Looking to create a warm, welcoming landscape around your home that’s easy to maintain and free from highly-flammable plants and materials?
While you can’t control Mother Nature, you can help improve the odds that your home will survive a wildfire by using fire-resistant plants and building materials in your yard.
Also known as ‘defensible landscaping’, the idea behind firescaping your yard is simple – replace all the highly-flammable plants and hardscape materials with flowers, shrubs, and stonework to create a natural fire barrier around your home.
Although there’s no such thing as a ‘fire-proof plant’ there are many species that are considered to be ‘fire safe’ due to their resistance to drought, low flammability, and minimal production of needles and ‘dead heads’ that can act as fuel for a wildfire. Some examples of fire-resistant plants include:
- French Lavender – Not only will this low-lying, drought-resistant plant help you conserve water, but it’s deep purple flowers and inviting scent will add beauty to any yard.
- California Fushsia – This deer-resistant perennial shrub can survive on very little water once it’s established, making it a great addition to any low-maintenance fire-resistant landscape.
- Aloe Vera – Aloe vera plants great to have on hand to treat minor burns and they’re also are a good choice for firescaping applications. As a medium-growing succulent perennial, aloe vera reaches heights of about two feet and needs very little water to survive.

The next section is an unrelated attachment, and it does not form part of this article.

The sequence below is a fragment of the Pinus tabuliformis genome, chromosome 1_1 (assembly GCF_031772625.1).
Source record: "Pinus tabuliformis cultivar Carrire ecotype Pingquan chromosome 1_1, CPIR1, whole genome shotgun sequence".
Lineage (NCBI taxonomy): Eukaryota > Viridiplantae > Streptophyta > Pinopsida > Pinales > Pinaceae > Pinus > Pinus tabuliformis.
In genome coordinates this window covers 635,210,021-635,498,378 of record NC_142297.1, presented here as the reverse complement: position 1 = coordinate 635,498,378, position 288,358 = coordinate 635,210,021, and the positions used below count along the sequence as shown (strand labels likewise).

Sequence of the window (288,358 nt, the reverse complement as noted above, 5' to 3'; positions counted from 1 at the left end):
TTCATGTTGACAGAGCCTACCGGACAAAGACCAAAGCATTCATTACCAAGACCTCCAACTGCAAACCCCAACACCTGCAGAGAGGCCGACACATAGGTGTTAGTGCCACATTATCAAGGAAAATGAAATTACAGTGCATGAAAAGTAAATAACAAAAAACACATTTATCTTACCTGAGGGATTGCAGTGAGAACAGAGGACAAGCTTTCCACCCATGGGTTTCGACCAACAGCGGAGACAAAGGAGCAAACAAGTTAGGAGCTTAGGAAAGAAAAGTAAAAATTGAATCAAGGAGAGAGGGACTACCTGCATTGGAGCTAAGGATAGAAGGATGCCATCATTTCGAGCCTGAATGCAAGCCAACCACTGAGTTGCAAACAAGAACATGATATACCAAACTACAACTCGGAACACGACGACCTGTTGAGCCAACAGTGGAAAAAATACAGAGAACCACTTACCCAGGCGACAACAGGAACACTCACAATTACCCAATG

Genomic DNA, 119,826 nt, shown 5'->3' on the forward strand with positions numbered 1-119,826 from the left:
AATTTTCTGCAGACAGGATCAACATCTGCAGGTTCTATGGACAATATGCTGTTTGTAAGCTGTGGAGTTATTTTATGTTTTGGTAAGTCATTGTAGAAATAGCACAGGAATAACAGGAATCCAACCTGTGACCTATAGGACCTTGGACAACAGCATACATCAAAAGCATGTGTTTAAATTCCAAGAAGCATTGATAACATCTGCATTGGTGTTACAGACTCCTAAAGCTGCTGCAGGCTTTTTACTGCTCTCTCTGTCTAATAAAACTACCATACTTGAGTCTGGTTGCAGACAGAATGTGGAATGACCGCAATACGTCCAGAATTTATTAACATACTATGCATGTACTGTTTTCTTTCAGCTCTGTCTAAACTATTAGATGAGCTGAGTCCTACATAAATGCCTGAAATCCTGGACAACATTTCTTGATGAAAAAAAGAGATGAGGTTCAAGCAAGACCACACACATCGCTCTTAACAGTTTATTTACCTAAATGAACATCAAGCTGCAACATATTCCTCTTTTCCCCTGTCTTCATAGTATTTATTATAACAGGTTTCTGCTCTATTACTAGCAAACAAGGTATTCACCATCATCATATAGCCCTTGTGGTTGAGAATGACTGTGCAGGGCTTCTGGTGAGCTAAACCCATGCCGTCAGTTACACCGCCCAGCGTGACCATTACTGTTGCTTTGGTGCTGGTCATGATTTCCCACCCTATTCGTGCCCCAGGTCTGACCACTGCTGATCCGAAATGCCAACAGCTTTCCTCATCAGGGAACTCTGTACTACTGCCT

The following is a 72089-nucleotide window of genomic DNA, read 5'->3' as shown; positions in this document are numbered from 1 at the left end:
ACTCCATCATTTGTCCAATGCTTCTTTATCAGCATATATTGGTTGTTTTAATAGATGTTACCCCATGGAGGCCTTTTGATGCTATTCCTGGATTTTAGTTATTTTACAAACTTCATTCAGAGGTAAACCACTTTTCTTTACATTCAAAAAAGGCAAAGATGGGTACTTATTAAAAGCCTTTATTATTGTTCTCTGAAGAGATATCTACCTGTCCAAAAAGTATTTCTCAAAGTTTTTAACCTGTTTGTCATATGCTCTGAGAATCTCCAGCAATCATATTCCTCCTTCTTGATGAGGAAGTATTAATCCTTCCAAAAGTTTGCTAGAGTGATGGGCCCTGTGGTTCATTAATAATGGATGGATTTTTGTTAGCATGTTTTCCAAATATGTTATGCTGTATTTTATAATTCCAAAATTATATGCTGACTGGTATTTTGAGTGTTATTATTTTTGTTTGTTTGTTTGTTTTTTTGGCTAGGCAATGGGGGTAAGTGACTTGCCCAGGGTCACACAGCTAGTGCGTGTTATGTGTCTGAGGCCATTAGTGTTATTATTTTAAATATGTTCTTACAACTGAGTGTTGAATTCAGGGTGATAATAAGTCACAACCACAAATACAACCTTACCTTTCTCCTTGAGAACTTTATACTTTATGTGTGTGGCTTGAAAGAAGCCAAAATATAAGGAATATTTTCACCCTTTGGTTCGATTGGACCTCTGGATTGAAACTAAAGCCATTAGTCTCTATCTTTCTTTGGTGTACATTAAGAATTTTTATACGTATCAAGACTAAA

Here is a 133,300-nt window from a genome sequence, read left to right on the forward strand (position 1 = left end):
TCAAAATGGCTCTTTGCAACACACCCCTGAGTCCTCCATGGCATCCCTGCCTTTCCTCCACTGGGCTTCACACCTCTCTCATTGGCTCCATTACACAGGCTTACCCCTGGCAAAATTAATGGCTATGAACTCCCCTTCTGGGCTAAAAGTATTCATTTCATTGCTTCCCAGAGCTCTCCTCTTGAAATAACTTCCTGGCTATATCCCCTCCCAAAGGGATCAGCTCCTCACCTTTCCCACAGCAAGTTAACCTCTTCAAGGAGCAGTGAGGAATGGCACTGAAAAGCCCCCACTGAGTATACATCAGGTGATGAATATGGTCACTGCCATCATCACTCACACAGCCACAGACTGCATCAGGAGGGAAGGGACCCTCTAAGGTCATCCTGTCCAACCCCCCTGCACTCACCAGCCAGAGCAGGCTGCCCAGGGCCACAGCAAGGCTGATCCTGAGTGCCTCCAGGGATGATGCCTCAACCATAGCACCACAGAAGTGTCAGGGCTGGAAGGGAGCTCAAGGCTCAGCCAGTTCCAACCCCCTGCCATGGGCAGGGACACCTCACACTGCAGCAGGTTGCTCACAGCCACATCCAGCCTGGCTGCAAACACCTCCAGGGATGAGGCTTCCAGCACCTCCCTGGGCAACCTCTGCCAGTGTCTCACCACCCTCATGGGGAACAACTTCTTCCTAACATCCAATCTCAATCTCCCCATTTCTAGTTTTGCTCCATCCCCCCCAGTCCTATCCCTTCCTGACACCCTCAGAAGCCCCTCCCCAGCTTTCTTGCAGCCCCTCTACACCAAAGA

- Coyote Brush – A California native, coyote brush is a dense, bright green ground cover plant that spreads up to six feet and can grow from 8″ to 24″ high. It’s a good choice for covering banks and other sloped surfaces.
Fire-Resistant Landscaping Materials
Generally speaking, it’s a good idea to eliminate all flammable hardscaping and building materials from your yard, such as wood chips, wooden fencing and planters, and even wicker and wood furniture. Here are some ways to integrate fire-resistant materials into your landscaping:
- Use bricks, concrete blocks, or boulders to create walls around the outside of your lawn
- When building a raised patio or deck, consider using flame-resistant engineered boards and metal instead of cedar or another type of wood
- Integrate decomposed granite, sand, and rocks into your landscaping to create visual interest while keeping flammable materials to a minimum
Other Important Tips
- Consider creating a gravel perimeter around the fence line on your property if space permits – this will serve as a ‘fuel break’, making it difficult for an active fire to move close to your home
- If you keep firewood to fuel a fireplace, pizza oven, or outdoor fire pit, be sure to store your wood a safe distance away from your house – the same applies for LP tanks
- During dry spells, consider using a manual reel mower instead of a gas mower – this eliminates the risk of sparks or oil leaks that could ignite a fire on your lawn
- Keep overhanging trees trimmed back at least 15 feet from your roof line
- Don’t plant trees below power lines
- Keep your yard raked and clear of organic material that can serve as fuel for a fire
- Always keep a garden hose connected and ready to use at every outside faucet